National Electric Vehicle Sweden (NEVS), the owner of the assets of Saab Automobile, has announced plans to release four all-new vehicles in 2018.
Speaking at Sweden’s largest annual automotive conference, Stora Bildagen, NEVS president Mattias Bergman revealed the company’s intention to launch its first electric vehicle based on “significantly upgraded” Saab 9-3 technology in 2017 before introducing four new models based on Saab’s EV-optimised Phoenix platform the following year.
NEVS’ future line-up will include a “corporate sedan” (the 9-3-based mid-sized sedan), a “sporty urban SUV” (compact SUV), an “urban adventurer” (mid-sized crossover), a “distinctive family SUV” (mid-sized SUV), and an “active all-rounder” (mid-sized “fastback”).
The major parts will be built at the old Saab production plant in Trollhätten, Sweden, then sent to a new facility in Tianjin, China, to be assembled. The Trollhätten plant has capacity to build 180,000 cars per year, while the Tianjin factory will be able to produce 200,000 cars per year.
The cars will initially be sold in Sweden and China from the first half of 2017, though Bergman confirmed the company’s intentions of expanding the range further into Europe, as well as the US once the portfolio expands.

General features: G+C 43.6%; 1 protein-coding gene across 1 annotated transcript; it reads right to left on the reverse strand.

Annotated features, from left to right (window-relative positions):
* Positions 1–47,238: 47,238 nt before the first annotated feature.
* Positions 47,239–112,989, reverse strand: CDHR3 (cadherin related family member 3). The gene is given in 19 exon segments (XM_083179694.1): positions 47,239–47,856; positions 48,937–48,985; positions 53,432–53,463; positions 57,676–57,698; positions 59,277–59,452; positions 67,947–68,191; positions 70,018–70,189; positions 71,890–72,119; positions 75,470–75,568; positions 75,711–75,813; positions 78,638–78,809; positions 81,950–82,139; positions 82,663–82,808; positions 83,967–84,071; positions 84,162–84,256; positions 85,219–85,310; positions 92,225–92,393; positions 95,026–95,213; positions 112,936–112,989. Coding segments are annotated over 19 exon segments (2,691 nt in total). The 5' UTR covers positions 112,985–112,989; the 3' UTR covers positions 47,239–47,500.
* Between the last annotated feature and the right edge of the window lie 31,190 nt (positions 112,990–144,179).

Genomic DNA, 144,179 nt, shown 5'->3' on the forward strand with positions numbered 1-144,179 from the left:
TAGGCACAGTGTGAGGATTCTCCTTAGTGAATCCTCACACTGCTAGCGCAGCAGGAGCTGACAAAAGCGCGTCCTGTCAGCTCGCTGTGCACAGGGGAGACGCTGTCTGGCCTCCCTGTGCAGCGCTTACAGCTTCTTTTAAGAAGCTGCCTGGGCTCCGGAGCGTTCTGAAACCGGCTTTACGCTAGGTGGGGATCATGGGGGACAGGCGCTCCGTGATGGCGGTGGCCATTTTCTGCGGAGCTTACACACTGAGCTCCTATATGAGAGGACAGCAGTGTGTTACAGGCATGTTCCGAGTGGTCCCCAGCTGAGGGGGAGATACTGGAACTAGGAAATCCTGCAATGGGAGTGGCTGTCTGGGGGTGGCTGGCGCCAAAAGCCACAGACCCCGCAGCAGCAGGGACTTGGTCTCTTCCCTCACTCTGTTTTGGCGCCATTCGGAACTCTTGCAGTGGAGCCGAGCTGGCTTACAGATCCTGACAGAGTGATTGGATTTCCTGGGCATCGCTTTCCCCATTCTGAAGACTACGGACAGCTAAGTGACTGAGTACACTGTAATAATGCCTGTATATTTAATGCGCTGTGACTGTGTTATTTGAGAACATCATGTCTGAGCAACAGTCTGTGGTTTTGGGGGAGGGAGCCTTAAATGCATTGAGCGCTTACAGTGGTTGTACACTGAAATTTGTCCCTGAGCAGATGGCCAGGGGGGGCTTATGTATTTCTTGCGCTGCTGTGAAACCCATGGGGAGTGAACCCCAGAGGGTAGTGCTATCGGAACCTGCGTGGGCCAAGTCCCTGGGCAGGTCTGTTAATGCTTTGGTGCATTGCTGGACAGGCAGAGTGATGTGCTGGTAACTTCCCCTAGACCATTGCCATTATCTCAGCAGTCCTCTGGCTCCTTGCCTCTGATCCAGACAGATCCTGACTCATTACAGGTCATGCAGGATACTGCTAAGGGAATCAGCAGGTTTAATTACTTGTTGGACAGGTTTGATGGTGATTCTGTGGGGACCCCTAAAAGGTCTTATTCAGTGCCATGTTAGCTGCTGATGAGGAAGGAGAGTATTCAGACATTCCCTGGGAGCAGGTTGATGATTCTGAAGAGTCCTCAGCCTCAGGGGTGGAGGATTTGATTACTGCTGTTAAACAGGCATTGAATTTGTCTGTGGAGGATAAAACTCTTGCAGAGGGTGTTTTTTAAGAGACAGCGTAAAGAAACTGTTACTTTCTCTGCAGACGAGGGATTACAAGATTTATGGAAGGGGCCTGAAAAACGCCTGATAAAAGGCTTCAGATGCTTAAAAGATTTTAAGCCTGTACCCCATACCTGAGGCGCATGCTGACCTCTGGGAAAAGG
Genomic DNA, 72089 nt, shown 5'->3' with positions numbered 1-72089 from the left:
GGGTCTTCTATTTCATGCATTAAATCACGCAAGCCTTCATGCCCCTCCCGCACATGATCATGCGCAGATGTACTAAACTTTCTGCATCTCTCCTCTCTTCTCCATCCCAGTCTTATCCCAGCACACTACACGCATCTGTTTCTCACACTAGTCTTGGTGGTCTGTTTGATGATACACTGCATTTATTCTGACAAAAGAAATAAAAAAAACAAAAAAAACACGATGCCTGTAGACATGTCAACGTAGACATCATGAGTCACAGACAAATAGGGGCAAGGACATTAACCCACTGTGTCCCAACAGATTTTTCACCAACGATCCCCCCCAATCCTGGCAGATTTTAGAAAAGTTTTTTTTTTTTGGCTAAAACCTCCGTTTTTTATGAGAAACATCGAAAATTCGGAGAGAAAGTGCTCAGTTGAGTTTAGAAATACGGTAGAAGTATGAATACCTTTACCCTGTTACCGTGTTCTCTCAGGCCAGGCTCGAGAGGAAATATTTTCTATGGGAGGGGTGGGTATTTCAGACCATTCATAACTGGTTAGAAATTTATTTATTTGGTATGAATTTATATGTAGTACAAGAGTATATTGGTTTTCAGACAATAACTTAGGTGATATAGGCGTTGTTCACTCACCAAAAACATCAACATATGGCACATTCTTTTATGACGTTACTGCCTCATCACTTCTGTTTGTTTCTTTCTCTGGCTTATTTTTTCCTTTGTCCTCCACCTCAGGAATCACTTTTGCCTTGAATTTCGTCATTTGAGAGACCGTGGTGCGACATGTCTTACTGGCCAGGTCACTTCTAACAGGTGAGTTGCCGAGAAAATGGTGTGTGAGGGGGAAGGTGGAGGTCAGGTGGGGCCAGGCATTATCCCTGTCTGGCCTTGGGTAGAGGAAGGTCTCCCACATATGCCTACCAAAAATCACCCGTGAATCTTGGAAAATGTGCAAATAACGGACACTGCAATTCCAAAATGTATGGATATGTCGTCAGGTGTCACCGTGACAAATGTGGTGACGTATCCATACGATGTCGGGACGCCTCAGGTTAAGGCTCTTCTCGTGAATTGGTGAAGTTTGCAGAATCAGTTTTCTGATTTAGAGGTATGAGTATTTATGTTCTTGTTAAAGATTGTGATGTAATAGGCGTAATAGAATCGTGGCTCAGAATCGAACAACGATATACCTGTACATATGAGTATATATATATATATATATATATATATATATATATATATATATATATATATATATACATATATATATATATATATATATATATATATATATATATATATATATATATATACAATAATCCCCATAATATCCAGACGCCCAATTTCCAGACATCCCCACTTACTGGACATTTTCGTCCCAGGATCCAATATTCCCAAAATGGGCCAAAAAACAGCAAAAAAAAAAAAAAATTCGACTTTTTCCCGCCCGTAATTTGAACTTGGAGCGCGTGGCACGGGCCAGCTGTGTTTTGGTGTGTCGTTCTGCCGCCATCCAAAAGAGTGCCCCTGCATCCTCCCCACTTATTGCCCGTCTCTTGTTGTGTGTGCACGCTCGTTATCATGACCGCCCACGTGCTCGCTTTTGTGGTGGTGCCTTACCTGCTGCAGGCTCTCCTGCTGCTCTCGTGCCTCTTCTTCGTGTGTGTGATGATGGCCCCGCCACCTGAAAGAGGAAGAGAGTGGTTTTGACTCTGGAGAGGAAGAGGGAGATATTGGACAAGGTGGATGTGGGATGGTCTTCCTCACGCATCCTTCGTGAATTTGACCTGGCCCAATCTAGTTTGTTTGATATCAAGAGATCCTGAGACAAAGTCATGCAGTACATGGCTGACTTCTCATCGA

He said NEVS’ future vehicle range would occupy a segment it defines as “green independent”.
“The sedan will continue to be big but we believe that SUVs will gain in importance. A customer wants to be out in nature and actually connects well with the crossover and SUV body styles.”
Bergman claims NEVS will lead the industry in “battery technology and selected connectivity services, and of course the whole car concept”, while being “fast-followers in other areas … outsourcing quite a bit to other partners we are working with”.
The wheels are well and truly turning at NEVS. The company is currently reconfiguring the Trollhätten body shop, with work to be completed before the middle of next year. From there it will recruit more production staff who will begin building painted body parts that will then be shipped to China to be assembled into complete cars.
NEVS has invested significantly in turning its ambitious plans into a successful business. On top of the 1.8 billion Swedish krona ($290 million) it initially paid for the Saab Automobile assets, NEVS owners have invested more than 4 billion Swedish krona ($650 million) in laying the foundations.
One of the biggest question marks remains over whether the vehicles will wear Saab badges and be sold under the old name, or if they’ll be hit the market with NEVS or some other branding.
Bergman says dialogue on this issue is “continuing” with Saab AB at this stage, but insists “we will be very clear as to how the brand will look” closer to its launch.